Whether a plot driven story or a character driven story someone or something has to be doing the action, at least in most stories. It might be different in a literary novel, but I would think something, or someone has to move the story from beginning to end.
A brief explanation, plot driven is all about what is happening, and the characters are secondary to the story. In character driven stories, it’s more about the character’s reaction to what is happening.
Some people feel the need to know everything about a character before starting. Many fill out questionnaires or fact sheets about their characters before they start writing. I’ve tried to do these too. I’ve done fact sheets, interviews, and other detailed character analysis but I spend so much time trying to figure out all of that information that I can’t write. Then I feel so walled in that I’m unable to write.
Everyone has to write however it feels natural to them. It is one of the most important lessons I’ve had to learn. I can’t write the way my friend or mentor does, I’d love to but it doesn’t work for me. I cannot write the way Nora Roberts does but wouldn’t that be fantastic. I have to be me. Like anything else we do, whether cooking or folding clothes or writing, we have to do it the way that fits us best.
NaNoWriMo this isn’t the best time to be a pantser. I find that with writing quickly, as in 50,000 words in a month and writing a series, I need a little more structure than I’ve previously employed. Because I don’t want to waste a lot of time thinking when I should be writing, I took a few weeks in October and started planning my novel, Red Steel. Over the years I’ve tried plotting, outlines, graphs, channeling the muse, seances, okay, maybe not seances but you get it, I’ve tried different methods of planning my novels. I’ve also filled out numerous questionnaires, charted my character’s birth sign, gone on Pinterest to find photos of my character, studied the different personality books, and don’t get me wrong, these methods work. I’ve read the authors that employ these methods and for them, they work. BUT they don’t work for me.
Each class I have taken, each method I have tried, every plotting technique, chart, graph, outline, etc. has taught me a little something. Not just that I’m crazy and a glutton for punishment. So here is what I have learned, my trick to planning my novel and especially my characters. I use two things: index cards (I prefer colored cards, but I have been known to color code my own) and sticky notes (again color coded).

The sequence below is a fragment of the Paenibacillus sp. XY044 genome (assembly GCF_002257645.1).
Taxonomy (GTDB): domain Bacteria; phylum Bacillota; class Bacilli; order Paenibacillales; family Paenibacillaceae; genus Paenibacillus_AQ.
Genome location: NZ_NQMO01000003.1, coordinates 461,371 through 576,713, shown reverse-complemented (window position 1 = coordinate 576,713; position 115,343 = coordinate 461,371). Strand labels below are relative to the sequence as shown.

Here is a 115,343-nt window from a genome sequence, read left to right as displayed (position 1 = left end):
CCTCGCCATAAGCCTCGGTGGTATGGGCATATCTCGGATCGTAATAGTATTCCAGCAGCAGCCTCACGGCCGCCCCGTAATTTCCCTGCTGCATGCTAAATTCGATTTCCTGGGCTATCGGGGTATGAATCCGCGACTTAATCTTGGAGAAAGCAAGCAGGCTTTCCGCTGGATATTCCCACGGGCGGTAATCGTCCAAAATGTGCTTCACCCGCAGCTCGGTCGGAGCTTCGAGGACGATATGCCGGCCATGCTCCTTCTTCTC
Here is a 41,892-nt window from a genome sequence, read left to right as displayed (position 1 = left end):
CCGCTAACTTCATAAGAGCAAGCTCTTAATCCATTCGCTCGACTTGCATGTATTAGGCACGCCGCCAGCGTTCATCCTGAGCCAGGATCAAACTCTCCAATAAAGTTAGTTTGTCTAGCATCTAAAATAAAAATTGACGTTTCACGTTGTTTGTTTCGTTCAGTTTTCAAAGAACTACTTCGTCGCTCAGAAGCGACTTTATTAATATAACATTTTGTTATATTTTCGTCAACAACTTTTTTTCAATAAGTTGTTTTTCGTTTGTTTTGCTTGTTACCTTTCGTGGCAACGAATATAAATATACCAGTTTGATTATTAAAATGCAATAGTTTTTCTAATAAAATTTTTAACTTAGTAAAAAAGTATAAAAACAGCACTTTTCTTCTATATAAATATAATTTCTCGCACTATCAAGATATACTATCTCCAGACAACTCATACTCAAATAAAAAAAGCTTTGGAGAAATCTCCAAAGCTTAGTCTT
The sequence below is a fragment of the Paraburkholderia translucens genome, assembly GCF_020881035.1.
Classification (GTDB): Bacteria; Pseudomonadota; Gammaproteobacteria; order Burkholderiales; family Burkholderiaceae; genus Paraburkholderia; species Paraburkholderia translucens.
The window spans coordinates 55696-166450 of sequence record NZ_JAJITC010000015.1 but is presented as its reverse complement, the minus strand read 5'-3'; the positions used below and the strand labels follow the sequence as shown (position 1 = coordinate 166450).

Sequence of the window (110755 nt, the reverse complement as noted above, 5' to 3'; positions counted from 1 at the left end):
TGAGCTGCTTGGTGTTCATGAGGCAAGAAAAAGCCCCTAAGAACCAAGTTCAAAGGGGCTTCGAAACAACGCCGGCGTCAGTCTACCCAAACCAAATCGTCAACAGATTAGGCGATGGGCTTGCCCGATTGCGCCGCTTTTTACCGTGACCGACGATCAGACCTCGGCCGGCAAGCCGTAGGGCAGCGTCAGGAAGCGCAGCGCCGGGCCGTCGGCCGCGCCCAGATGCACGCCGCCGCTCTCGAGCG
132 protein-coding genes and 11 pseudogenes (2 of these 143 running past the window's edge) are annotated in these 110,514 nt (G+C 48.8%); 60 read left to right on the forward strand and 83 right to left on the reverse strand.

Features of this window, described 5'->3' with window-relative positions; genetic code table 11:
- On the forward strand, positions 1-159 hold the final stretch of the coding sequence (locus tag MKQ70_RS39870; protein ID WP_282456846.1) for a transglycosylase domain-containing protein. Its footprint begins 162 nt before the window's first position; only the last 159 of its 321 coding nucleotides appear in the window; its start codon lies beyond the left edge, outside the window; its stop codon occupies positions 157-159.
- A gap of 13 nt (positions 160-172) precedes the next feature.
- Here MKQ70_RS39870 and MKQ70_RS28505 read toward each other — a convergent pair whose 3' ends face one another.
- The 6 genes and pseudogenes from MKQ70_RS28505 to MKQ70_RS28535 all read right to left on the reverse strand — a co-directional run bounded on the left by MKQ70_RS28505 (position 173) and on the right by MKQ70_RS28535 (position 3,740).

The colors allow me to separate facts into character, story, place, and details.
For characters: on my index cards I write a few facts as I decide them. Maybe I know my guy is African American, but I don’t know how tall he is. Maybe that doesn’t matter or maybe he’s too short to reach something or has to duck to keep from being hit by a ceiling fan. Now I have a visual. I write this on my character notecard. I like the note cards because I can change it and I can carry it with me because I write on the go. I carry a laptop to work and I have an office at home so having it portable is important to me. It may not be as important to you.
The post-in notes/sticky notes are a great way to write one or two lines of facts. You can brainstorm in the beginning before you start and then as you write, you can decide, this isn’t working, let’s move this around or rethink this idea. Maybe the idea needs to be thrown out all together. I write out character names, a few details, maybe hair and eye color, job, when they appear in the story, why they show up. One of my characters is a reporter. Her job is usually fluff pieces about what’s happening in the community, the art gallery opening, the local charity bike-athon, but she gets wind of a real news story and starts trying to get the scoop. She shows up at fires, at a murder dump site, etc. She puts herself in danger to get the story and becomes a nuisance to the local firefighter who is falling for her. So, another post-in note would include when that relationship heats up and when his girlfriend shows up to mess things up.
I know certain things about them, and especially since I’m writing a series, I have lived with these people for several years now. Unlike some series where one or two characters is the main focus and they grow and develop over time, my novel focuses more on a place with assorted characters taking stage. From the first to this being the fifth book, there is less than a year between them so there hasn’t been a lot of time for growth and development. There have been a few circumstances that made the characters grow up in a hurry but when there is fast growth, too often there is a reversion to old patterns. So in trying to be true to my characters, I have allowed a few set-backs.
Before you start writing, what do you need to know about your character.
Looks/appearance: Hair color, eye color, height, weight, skin tone, muscle tone?
Whatever is important to the story. Don’t spend a lot of time trying to think of things that won’t matter later or that you can discover as you write. If you like to fill out these charts, fine, do it. There is no ONE way to write.
Internal Goals and External Goals:
What do they think they need and what do they need?
Books I’ve used to help with character development
Please Understand Me II by David Kersey
Creating Character ARCS by K M Weiland
The Emotion Thesauraus: A Writer’s Guide to Character Expression
by Angela Ackerman and Becca Puglisi
Creating Character Emotions by Ann Hood
100,000 Baby Names by Bruce Lansky
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